Mulago Speech Therapy Project, Kampala, Uganda

Children at the Mulago clinic

Deborah Greenaway, Speech and Language Sciences

There are thought to be at least 2.6 million people in Uganda with communication disorders, with only three speech and language Therapists. They have the challenging job of providing advice and therapy to people who travel across Uganda for their free but limited services at Mulago Hospital, Kampala.

At the Mulago clinic I was confronted with a huge variety of cases which I had the privilege to observe and assist: from children with disabilities (often as a result of malaria or meningitis), inappropriate language due to life experiences of child refugees or unrepaired cleft palates, to adults who had lost language as a result of head injury from violence or boda-boda (moped) accidents.     

What hit me most from this experience was the challenges faced in African speech and language therapy and the discrepancies between services provided in Africa and in the UK. It was hard to see a 3 year old boy who had his 4th stroke due to sickle cell disease, and his desperate mother who did not have the support she should.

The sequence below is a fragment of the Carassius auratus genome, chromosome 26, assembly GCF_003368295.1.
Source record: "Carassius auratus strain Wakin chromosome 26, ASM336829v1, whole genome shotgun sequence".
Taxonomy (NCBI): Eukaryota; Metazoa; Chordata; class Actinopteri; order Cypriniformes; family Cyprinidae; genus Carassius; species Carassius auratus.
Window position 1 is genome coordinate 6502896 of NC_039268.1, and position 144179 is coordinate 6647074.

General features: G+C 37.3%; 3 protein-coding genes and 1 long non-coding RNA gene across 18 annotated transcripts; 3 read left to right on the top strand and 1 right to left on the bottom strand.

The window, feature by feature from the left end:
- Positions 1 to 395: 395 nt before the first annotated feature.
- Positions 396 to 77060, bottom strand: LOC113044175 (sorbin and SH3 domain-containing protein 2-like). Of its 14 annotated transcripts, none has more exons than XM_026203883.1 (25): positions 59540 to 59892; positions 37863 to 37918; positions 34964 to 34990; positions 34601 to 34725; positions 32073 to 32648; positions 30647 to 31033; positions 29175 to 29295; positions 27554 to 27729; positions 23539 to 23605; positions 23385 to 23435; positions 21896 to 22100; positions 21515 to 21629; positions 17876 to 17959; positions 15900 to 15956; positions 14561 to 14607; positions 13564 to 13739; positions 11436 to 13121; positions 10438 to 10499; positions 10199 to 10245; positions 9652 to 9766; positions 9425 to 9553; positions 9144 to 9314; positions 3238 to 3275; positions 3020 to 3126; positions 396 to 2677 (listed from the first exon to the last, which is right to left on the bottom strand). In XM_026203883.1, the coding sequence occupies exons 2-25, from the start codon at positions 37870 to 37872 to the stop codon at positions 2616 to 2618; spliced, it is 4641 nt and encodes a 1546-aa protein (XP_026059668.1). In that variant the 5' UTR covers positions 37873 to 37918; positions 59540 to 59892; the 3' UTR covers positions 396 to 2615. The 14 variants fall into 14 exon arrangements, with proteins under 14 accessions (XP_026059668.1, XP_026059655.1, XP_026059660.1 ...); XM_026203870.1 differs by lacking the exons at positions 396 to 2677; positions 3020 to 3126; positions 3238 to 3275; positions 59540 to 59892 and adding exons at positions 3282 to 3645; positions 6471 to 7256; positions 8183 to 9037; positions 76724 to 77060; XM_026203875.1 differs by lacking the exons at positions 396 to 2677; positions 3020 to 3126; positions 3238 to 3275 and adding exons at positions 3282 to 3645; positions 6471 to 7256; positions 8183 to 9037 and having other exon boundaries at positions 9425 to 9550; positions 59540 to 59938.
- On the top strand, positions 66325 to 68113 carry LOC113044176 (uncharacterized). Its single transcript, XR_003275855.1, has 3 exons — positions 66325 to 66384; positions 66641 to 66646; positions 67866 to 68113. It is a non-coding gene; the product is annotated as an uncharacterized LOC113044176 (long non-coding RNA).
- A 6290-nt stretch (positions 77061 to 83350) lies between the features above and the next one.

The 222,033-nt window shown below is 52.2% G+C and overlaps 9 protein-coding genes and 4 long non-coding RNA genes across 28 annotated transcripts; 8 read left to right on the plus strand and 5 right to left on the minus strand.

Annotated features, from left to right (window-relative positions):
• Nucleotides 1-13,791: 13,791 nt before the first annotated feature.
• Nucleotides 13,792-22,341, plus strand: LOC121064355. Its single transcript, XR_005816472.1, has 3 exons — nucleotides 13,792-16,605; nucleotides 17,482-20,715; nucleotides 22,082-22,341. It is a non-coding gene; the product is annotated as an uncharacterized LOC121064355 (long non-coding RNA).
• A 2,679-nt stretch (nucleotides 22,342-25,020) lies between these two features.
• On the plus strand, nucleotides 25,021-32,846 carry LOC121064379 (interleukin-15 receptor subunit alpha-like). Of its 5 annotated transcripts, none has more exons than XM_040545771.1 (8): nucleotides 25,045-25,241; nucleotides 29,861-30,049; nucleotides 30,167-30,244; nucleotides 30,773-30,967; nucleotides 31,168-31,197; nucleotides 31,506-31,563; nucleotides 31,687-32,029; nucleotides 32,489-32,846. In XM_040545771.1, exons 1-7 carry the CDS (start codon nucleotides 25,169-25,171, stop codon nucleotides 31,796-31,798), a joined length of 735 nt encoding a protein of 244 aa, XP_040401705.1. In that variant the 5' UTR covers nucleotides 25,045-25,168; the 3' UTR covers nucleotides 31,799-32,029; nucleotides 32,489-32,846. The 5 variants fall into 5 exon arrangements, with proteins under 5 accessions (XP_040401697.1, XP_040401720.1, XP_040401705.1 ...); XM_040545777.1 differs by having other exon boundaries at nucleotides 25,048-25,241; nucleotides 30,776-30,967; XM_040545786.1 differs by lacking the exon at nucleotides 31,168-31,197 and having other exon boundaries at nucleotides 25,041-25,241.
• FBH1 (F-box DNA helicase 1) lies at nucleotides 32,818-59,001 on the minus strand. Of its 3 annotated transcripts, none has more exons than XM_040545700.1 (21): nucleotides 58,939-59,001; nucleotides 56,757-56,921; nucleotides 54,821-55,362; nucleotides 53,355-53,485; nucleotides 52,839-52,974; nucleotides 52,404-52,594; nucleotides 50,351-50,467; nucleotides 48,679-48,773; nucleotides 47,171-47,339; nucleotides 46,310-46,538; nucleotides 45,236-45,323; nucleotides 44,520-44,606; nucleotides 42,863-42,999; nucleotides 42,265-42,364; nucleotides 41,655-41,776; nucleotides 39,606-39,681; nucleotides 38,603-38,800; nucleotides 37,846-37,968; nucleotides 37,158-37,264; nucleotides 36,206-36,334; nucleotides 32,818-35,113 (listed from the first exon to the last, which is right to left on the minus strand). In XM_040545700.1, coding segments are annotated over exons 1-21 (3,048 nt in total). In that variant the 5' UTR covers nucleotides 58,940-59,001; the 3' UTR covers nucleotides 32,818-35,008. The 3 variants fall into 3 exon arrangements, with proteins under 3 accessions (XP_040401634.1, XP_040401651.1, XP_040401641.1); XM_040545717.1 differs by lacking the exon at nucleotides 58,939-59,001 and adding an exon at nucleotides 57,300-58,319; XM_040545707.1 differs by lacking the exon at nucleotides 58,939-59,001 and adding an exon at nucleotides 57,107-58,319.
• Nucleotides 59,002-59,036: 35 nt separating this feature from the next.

As a result of my trip I hope to continue support to the Ugandan speech and language therapy course by getting Newcastle students involved in creating resource packs for the Ugandan students and encouraging Newcastle lecturers to teach in Uganda. Through collaboration with the speech and language therapists and students in Uganda this was agreed to be the most useful way to support them with their most significant challenges.

Many thanks to the ncl+ Foundation whose funding and support helped me get to Africa for this special learning experience, and has hopefully sparked the beginning of ongoing support to the sustainable development of speech and language therapy in Uganda.